• String Templates The file ASTToString.stg contains templates that handle the formatting using the string template library.
  • Driver Program The Main class handles parsing the command-line arguments, reading the input files, running the parser, and finally printing to the output file (or console, if no file is specified).

Please read the code and make sure you understand it.

Running java adtl.Main -format tests/Graph.adt (assuming the CLASSPATH contains the build sub-directory and references to antlr-4.1-complete.jar, java-cup-11a.jar, and java-cup-11a-runtime.jar) results in printing the text shown below.

Graph {
  ns : set;

  es : set;

  getNeighbors(n : Node) {
    lock n.rev(src).dst;
    lock n.rev(dst).src;
    assert (n in ns) : "Attempt to get neighbors of a node that is not contained in the graph!";
    nghbors = (n.rev(src).dst + n.rev(dst).src);
    return new Set(content=nghbrs);

  addEdge(f : Node, t : Node, d : ED) {
    lock f;
    lock t;
    lock f.rev(src).dst.t;
    lock t.rev(dst).src.f;
    eft = f.rev(src)@.dst.t;
    etf = t.rev(dst)@.src.f;
    assert (eft == etf) : "Graph is not undirected: detected a directed edge!";
    assert (|eft| == 1) : "Detected parallel edges!";
    if ((eft in es)) {
      ne = (new Edge(src=f, dst=t, ed=d) + new Edge(src=t, dst=f, ed=d));
      es = (es + ne);


  addNode(n : Node) {
    lock n;
    assert !(n in ns) : "Attempt to add a node already contained in the graph!";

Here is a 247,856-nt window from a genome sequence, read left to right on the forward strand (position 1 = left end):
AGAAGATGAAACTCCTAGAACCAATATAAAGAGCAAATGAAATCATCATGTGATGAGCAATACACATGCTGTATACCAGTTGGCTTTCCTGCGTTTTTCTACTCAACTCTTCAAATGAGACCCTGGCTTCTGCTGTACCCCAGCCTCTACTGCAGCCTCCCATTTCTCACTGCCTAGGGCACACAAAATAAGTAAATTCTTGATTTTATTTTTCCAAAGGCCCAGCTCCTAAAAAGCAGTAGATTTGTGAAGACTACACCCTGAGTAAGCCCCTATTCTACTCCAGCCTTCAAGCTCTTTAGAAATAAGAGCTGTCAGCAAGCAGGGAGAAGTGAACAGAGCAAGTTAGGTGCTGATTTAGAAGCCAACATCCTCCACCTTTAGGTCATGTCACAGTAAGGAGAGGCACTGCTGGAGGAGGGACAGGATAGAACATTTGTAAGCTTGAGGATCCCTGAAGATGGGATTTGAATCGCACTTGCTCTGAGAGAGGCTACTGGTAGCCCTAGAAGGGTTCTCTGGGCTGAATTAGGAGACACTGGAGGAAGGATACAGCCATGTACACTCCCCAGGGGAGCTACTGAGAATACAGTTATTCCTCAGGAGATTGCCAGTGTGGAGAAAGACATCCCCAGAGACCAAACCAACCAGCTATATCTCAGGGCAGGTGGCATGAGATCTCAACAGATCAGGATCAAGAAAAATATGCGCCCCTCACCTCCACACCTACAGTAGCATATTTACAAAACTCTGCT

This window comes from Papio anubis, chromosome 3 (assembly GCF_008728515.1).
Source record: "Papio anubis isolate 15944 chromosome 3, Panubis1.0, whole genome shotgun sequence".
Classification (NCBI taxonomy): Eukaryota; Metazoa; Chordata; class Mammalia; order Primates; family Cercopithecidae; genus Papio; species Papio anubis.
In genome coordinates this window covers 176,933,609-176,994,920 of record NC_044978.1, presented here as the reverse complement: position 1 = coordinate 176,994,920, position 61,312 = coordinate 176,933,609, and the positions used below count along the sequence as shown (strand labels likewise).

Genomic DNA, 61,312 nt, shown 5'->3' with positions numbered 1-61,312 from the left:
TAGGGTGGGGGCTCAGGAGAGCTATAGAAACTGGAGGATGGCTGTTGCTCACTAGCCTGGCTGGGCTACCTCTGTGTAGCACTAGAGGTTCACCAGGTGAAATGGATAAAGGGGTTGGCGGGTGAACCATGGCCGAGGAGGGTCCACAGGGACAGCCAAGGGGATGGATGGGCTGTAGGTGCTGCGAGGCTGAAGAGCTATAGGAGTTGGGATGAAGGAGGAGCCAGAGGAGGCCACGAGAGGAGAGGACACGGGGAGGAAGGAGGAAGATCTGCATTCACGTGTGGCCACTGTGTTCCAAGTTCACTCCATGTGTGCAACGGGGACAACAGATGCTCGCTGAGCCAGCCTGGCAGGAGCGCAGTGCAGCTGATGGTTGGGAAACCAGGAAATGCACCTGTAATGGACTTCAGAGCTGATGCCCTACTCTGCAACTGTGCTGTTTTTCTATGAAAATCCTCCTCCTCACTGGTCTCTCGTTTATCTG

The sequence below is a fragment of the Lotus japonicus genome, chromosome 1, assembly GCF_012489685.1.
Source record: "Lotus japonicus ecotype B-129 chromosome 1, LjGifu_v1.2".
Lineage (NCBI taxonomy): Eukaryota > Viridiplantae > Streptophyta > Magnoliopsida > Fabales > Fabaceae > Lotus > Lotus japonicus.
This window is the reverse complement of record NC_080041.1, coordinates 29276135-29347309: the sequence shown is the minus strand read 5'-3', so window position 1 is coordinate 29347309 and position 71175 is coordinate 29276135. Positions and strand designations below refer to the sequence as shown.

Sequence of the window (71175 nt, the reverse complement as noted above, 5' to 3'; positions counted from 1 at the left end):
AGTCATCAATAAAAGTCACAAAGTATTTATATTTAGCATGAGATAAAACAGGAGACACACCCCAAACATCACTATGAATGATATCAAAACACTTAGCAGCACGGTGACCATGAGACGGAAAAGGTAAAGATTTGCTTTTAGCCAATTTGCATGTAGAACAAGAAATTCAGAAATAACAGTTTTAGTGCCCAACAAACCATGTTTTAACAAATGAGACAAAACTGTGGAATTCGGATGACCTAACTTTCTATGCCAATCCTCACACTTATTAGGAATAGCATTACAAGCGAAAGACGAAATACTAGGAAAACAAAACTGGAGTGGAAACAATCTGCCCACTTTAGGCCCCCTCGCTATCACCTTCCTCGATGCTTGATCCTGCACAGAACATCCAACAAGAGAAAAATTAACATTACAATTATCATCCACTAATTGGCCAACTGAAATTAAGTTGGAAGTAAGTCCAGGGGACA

ns = (ns + n);

  removeNode(n : Node) {
    lock n.rev(src).dst;
    lock n.rev(dst).src;
    if ((n in ns)) {
      es = (es - (n.rev(src) + n.rev(dst)));
      ns = (ns - n);


  removeEdge(f : Node, t : Node) {
    lock f.rev(src).dst.t;
    lock t.rev(dst).src.f;
    eft = f.rev(src)@.dst.t;
    etf = t.rev(dst)@.src.f;
    assert (eft == etf) : "Graph is not undirected: detected a directed edge!";
    if ((eft in es)) {
      es = (es - (eft + etf));


  getNodeData(n : Node) {
    lock n;
    return n.nd;

  getEdgeData(e : Edge) {
    lock e;
    lock e.src;
    lock e.dst;
    return e.ed;

  setEdgeData(e : Edge, d : ED) {
    lock e;
    lock e.src;
    lock e.dst;
    e.ed = d;

You are also given an Ant build.xml file to help you automate tasks such as generating the parser, compiling the sources, cleaning, etc. Using the build file and Ant is completely optional and up to you (we will not consider it part of your submission).

The lib sub-directory already contains the java-cup-11a.jar, which you should use to generate the parser and java-cup-11a-runtime.jar, which you should use for compiling the sources and running the program (should be available on the CLASSPATH). It also contains the antlr-4.1-complete.jar, which is used to format the output (should also be available on the CLASSPATH).

You should complete the ADTL.cup file with all the terminal and non terminal definitions, production definitions, any precedence directives that may be needed, semantic actions for building the abstract syntax tree, and any other content necessary to achieve the assignment. Running CUP on this file should generate the files and, which should be placed under the adtl package and compiled with the rest of the sources (the ANT file does this automatically).

The program should be invoked using the following format:
java adtl.Main -format <file.adt> <file.out.adt>

where <file.adt> is the name of the input file and <file.out.adt> is the name of the output file. Use the -help option to view all command-line options.

Testing the Parser